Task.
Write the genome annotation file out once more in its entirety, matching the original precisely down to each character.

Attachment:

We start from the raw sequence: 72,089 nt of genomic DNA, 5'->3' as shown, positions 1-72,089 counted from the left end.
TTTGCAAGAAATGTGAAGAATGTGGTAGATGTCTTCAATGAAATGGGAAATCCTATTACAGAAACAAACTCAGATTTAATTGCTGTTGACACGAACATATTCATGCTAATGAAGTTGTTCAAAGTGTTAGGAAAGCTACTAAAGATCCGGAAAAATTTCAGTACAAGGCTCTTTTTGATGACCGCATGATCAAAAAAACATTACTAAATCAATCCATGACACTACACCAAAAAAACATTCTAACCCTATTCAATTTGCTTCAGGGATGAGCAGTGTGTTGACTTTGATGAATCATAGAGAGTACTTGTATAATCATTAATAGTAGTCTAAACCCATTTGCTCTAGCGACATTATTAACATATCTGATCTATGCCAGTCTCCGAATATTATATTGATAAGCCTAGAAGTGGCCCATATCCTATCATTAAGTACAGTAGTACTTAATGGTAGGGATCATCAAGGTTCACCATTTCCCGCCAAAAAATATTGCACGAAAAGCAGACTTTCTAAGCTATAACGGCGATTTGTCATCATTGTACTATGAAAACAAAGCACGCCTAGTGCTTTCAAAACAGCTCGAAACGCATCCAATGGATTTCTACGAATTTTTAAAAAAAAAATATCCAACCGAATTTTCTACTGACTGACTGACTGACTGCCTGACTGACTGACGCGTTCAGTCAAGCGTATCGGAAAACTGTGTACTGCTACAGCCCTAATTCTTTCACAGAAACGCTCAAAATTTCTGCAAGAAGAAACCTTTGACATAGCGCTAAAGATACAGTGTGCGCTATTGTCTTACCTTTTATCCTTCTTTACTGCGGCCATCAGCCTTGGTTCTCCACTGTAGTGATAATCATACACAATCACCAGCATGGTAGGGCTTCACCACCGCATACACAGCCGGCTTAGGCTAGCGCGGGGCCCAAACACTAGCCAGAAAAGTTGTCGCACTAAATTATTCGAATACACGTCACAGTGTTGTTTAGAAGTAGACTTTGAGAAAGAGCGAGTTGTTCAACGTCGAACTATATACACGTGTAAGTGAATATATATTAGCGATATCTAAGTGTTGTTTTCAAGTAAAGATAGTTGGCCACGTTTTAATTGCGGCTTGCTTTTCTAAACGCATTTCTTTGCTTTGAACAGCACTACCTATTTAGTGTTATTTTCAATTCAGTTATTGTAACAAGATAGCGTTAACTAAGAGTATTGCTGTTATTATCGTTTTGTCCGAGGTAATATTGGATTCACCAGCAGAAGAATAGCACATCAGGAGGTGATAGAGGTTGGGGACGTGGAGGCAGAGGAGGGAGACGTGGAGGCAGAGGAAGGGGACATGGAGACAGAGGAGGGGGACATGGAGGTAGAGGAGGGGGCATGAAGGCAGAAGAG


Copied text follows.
We start from the raw sequence: 72,089 nt of genomic DNA, 5'->3' as shown, positions 1-72,089 counted from the left end.
TTTGCAAGAAATGTGAAGAATGTGGTAGATGTCTTCAATGAAATGGGAAATCCTATTACAGAAACAAACTCAGATTTAATTGCTGTTGACACGAACATATTCATGCTAATGAAGTTGTTCAAAGTGTTAGGAAAGCTACTAAAGATCCGGAAAAATTTCAGTACAAGGCTCTTTTTGATGACCGCATGATCAAAAAAACATTACTAAATCAATCCATGACACTACACCAAAAAAACATTCTAACCCTATTCAATTTGCTTCAGGGATGAGCAGTGTGTTGACTTTGATGAATCATAGAGAGTACTTGTATAATCATTAATAGTAGTCTAAACCCATTTGCTCTAGCGACATTATTAACATATCTGATCTATGCCAGTCTCCGAATATTATATTGATAAGCCTAGAAGTGGCCCATATCCTATCATTAAGTACAGTAGTACTTAATGGTAGGGATCATCAAGGTTCACCATTTCCCGCCAAAAAATATTGCACGAAAAGCAGACTTTCTAAGCTATAACGGCGATTTGTCATCATTGTACTATGAAAACAAAGCACGCCTAGTGCTTTCAAAACAGCTCGAAACGCATCCAATGGATTTCTACGAATTTTTAAAAAAAAAATATCCAACCGAATTTTCTACTGACTGACTGACTGACTGCCTGACTGACTGACGCGTTCAGTCAAGCGTATCGGAAAACTGTGTACTGCTACAGCCCTAATTCTTTCACAGAAACGCTCAAAATTTCTGCAAGAAGAAACCTTTGACATAGCGCTAAAGATACAGTGTGCGCTATTGTCTTACCTTTTATCCTTCTTTACTGCGGCCATCAGCCTTGGTTCTCCACTGTAGTGATAATCATACACAATCACCAGCATGGTAGGGCTTCACCACCGCATACACAGCCGGCTTAGGCTAGCGCGGGGCCCAAACACTAGCCAGAAAAGTTGTCGCACTAAATTATTCGAATACACGTCACAGTGTTGTTTAGAAGTAGACTTTGAGAAAGAGCGAGTTGTTCAACGTCGAACTATATACACGTGTAAGTGAATATATATTAGCGATATCTAAGTGTTGTTTTCAAGTAAAGATAGTTGGCCACGTTTTAATTGCGGCTTGCTTTTCTAAACGCATTTCTTTGCTTTGAACAGCACTACCTATTTAGTGTTATTTTCAATTCAGTTATTGTAACAAGATAGCGTTAACTAAGAGTATTGCTGTTATTATCGTTTTGTCCGAGGTAATATTGGATTCACCAGCAGAAGAATAGCACATCAGGAGGTGATAGAGGTTGGGGACGTGGAGGCAGAGGAGGGAGACGTGGAGGCAGAGGAAGGGGACATGGAGACAGAGGAGGGGGACATGGAGGTAGAGGAGGGGGCATGAAGGCAGAAGAG